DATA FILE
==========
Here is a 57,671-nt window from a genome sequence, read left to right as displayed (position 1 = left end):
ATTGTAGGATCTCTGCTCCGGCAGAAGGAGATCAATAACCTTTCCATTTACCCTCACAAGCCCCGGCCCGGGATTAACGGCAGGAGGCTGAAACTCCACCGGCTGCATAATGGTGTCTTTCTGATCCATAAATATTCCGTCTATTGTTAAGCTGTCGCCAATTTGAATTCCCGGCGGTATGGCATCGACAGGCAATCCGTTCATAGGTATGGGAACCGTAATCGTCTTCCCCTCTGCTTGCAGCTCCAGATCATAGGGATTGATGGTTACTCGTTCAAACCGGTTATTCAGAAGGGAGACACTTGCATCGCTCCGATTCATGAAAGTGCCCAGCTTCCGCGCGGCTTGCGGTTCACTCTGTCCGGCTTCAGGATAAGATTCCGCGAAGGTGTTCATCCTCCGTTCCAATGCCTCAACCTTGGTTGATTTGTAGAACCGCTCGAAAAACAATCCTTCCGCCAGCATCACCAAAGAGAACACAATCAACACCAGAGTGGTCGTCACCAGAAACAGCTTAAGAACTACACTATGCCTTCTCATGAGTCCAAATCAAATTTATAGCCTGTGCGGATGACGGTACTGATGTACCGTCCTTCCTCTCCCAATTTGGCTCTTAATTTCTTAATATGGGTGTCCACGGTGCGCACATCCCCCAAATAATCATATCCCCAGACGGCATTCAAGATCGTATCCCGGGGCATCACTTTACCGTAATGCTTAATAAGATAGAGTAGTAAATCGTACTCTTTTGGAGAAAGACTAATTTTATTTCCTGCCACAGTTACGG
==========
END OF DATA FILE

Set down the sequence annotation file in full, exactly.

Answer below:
Here is a 57,671-nt window from a genome sequence, read left to right as displayed (position 1 = left end):
ATTGTAGGATCTCTGCTCCGGCAGAAGGAGATCAATAACCTTTCCATTTACCCTCACAAGCCCCGGCCCGGGATTAACGGCAGGAGGCTGAAACTCCACCGGCTGCATAATGGTGTCTTTCTGATCCATAAATATTCCGTCTATTGTTAAGCTGTCGCCAATTTGAATTCCCGGCGGTATGGCATCGACAGGCAATCCGTTCATAGGTATGGGAACCGTAATCGTCTTCCCCTCTGCTTGCAGCTCCAGATCATAGGGATTGATGGTTACTCGTTCAAACCGGTTATTCAGAAGGGAGACACTTGCATCGCTCCGATTCATGAAAGTGCCCAGCTTCCGCGCGGCTTGCGGTTCACTCTGTCCGGCTTCAGGATAAGATTCCGCGAAGGTGTTCATCCTCCGTTCCAATGCCTCAACCTTGGTTGATTTGTAGAACCGCTCGAAAAACAATCCTTCCGCCAGCATCACCAAAGAGAACACAATCAACACCAGAGTGGTCGTCACCAGAAACAGCTTAAGAACTACACTATGCCTTCTCATGAGTCCAAATCAAATTTATAGCCTGTGCGGATGACGGTACTGATGTACCGTCCTTCCTCTCCCAATTTGGCTCTTAATTTCTTAATATGGGTGTCCACGGTGCGCACATCCCCCAAATAATCATATCCCCAGACGGCATTCAAGATCGTATCCCGGGGCATCACTTTACCGTAATGCTTAATAAGATAGAGTAGTAAATCGTACTCTTTTGGAGAAAGACTAATTTTATTTCCTGCCACAGTTACGG